When Remodeling Your Kitchen, Skip The Hype

When Remodeling Your Kitchen, Skip The Hype

Chris Phillips
Jul 11, 2007

Focus on performance and avoid hype when remodeling your kitchen, says Consumer Reports.

The August issue of Consumer Reports delivers their most comprehensive evaluation of kitchen tools ever.

We've been waiting for this report on Great Kitchens for Less and we highly recommend it: When people ask us what to do when they're starting to re-do their kitchens, we tell the to subscribe to the online version of Consumer Reports before they buy even a single cabinet pull.

Consumer Reports released a top ten list of the Most Hyped Kitchen Products with this issue. While we don't agree with every part of their list (we love high-end faucets, especaily in small hard working spaces), it is an excellent guide to avoiding hype when setting off to re-do your kitchen or upgrade appliances. We've posted their full list after the jump.

10 Most-Hyped Kitchen Products and What to Buy Instead

1. Pro-style ranges. Spending more on pro-style appliances doesn't
guarantee better quality. Consumer Reports' tests continue to find
that $4,000-plus professional-style ranges perform no better than
less-expensive, conventional models. Some pro-style ranges still
lack common features and have high repair rates.

CR Advice: Consider faux pro-style ranges from mainstream
manufacturers that combine stainless-steel style, performance, and
reliability for thousands less.

2. Speed cooking. Faster doesn't mean better. Found in some
microwaves, ranges, and ovens, speed cooking combines microwaving
with convection or baking and broiling to cut cooking time. CR
found the performance of speed cookers to be spotty in tests; some
foods came out great, while others were undercooked.

CR Advice: Look for ovens and ranges with convection, which uses a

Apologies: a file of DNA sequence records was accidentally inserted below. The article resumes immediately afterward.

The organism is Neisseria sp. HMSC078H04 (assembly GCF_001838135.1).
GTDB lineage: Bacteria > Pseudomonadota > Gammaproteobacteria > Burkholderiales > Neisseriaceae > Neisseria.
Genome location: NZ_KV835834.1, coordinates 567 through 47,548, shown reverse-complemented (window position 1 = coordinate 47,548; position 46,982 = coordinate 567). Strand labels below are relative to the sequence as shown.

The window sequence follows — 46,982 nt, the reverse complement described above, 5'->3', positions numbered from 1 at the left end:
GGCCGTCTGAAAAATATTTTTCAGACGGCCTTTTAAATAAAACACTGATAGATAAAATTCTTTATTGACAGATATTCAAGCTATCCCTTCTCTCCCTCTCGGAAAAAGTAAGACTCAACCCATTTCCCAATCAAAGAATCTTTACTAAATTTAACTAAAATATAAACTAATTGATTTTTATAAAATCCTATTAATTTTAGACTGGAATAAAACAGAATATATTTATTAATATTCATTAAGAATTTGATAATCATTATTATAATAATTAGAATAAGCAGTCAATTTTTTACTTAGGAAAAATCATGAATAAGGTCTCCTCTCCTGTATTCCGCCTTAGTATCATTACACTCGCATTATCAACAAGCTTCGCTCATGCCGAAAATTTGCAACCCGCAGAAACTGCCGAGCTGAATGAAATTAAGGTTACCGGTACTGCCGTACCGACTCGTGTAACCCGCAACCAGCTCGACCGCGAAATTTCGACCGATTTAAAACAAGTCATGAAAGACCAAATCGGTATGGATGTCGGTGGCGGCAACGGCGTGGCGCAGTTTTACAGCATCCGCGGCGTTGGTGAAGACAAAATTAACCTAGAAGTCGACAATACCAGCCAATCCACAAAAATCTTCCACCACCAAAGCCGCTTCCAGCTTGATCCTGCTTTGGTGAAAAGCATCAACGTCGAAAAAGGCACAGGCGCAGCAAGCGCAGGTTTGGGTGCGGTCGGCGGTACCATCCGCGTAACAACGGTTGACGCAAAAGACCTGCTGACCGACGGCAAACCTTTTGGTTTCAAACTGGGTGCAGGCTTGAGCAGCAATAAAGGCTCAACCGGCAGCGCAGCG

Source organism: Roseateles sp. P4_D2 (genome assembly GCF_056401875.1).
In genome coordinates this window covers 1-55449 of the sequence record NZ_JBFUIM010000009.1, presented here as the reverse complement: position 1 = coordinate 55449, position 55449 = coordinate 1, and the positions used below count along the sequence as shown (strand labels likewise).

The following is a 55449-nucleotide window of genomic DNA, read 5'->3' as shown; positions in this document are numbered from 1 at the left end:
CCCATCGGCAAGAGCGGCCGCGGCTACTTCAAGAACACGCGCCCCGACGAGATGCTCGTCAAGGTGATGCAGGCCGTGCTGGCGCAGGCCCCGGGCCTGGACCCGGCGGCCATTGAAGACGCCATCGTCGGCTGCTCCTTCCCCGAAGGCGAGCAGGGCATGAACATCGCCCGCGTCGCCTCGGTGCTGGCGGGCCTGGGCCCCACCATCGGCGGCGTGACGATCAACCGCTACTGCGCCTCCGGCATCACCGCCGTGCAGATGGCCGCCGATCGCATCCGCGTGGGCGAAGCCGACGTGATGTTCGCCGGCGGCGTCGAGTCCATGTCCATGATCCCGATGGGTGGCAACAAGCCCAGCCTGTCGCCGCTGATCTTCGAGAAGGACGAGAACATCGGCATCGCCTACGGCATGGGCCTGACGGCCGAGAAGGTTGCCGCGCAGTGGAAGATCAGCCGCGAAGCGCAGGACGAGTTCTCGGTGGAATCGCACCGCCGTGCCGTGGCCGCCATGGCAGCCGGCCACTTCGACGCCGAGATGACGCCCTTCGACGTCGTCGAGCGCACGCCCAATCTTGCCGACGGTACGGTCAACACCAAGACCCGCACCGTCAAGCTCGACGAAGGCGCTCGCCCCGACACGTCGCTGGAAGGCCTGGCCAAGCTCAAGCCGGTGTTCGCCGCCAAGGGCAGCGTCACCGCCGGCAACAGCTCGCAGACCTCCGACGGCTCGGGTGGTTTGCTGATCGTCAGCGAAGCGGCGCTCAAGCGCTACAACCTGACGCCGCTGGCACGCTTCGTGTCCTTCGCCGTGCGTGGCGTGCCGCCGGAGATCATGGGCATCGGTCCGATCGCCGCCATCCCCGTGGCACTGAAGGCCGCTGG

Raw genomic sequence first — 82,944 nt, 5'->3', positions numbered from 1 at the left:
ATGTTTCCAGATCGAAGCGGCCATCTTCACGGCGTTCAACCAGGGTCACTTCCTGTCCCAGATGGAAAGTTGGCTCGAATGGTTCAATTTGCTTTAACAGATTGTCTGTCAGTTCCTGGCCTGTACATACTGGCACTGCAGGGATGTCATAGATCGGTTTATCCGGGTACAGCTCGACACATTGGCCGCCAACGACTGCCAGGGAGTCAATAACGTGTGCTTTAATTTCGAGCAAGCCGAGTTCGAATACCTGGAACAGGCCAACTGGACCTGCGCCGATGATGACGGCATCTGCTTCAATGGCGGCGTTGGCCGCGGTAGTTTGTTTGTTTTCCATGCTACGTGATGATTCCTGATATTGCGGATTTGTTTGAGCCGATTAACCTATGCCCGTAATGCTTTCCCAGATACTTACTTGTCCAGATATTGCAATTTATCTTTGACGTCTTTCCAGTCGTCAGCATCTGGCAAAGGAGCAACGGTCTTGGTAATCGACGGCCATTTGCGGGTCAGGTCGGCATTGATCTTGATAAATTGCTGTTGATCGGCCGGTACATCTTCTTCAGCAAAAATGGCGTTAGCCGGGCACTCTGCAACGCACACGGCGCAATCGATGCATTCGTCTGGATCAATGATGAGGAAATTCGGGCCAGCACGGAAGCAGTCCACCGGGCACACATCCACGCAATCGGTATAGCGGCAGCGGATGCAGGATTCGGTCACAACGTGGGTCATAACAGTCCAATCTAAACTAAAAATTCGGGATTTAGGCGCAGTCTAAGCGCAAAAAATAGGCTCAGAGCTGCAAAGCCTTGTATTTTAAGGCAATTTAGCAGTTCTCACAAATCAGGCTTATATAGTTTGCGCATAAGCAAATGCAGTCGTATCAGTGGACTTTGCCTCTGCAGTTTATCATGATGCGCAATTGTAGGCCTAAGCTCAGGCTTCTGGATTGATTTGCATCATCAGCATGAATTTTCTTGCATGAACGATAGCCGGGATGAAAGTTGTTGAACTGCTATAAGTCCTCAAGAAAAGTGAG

fan to circulate hot air so food can bake and roast at lower
temperatures for shorter times.

3. Steam ovens & ranges. Steam didn't melt the fat away. According to
CR tests, food cooked in some of these types of ovens, which all
cost more than $1000, had just as much fat after steaming as before.

CR Advice: Skip them.

4. Multimedia Refrigerators. Side-by-sides with TVs and
calendars promise to help consumers organize their lives and their
leftovers, but none of the models CR tested out-cooled the best
conventional fridges.

CR Advice: Save $2,000 or more by buying a top-rated refrigerator
and a capable flat-panel TV.

5. Turbocharged Dishwashers. Despite claims of maximizing "washing
pressure to ensure superior cleaning for the toughest jobs," CR
tests revealed that most regular dishwashers including ones without
a turbo cycle do very good job of cleaning dishes, even with baked-
on food.

CR Advice: Choose a lower-priced dishwasher that blends top
cleaning with quietness and shorter cycle times.

6. Appliance Drawers. Although touted as flexible, space-saving, and
stylish, CR tests of drawer versions of refrigerators, dishwashers,
and microwaves show that their lower capacity, efficiency, and
overall performance, plus their higher prices, negate those perks.

CR Advice: For style and accessible storage, choose a good French-
door fridge. Run the rinse-only cycle on a regular dishwasher for
small loads. Consumers who can live without a range hood's better
venting can free up counter space with an over-the-range microwave.
Each costs a fraction of what a drawer costs.

7. Pricey Faucets and Sinks. CR found few performance differences
between the least and most expensive versions of faucets and sinks
from major brands.

CR Advice: Faucets in chrome or with physical vapor deposition
(PVD) finishes performed best regardless of price. All of the
stainless steel sinks CR tested resisted dents, stains, scratches,
and heat similarly, whether they were thick or thin.

8. Trendy Counters. CR tests found concrete to be fragile and
susceptible to scratches, chips, and hairline cracks. Limestone may
start out smooth, but it scratched, stained, and chipped in CR

CR Advice: For a stone look, go for granite or quartz.

9. "Green" Flooring. Bamboo, cork, and linoleum are all considered
renewable alternatives to standard hardwood and vinyl flooring.
However, some did not hold up to the usual spills, scratches,
dropped plates, and sunlight in CR tests.

CR Advice: For high traffic areas, consider plastic laminate and
vinyl; both proved toughest overall in CR tests, generally for less
money. Also, solid wood floors can be sanded and refinished several

10. One-Stop Shops. Shop around. Consumer Reports latest surveys
reveal that no one retailer was impressive for design help,
installation services, product quality, selection, and price.

CR Advice: Check out CR's Ratings for the stores with the
attributes that matter most. Check retailers' return policies
before buying. Consider local independent stores and personal
references as highly as preconceived notions about price, quality,
and convenience.

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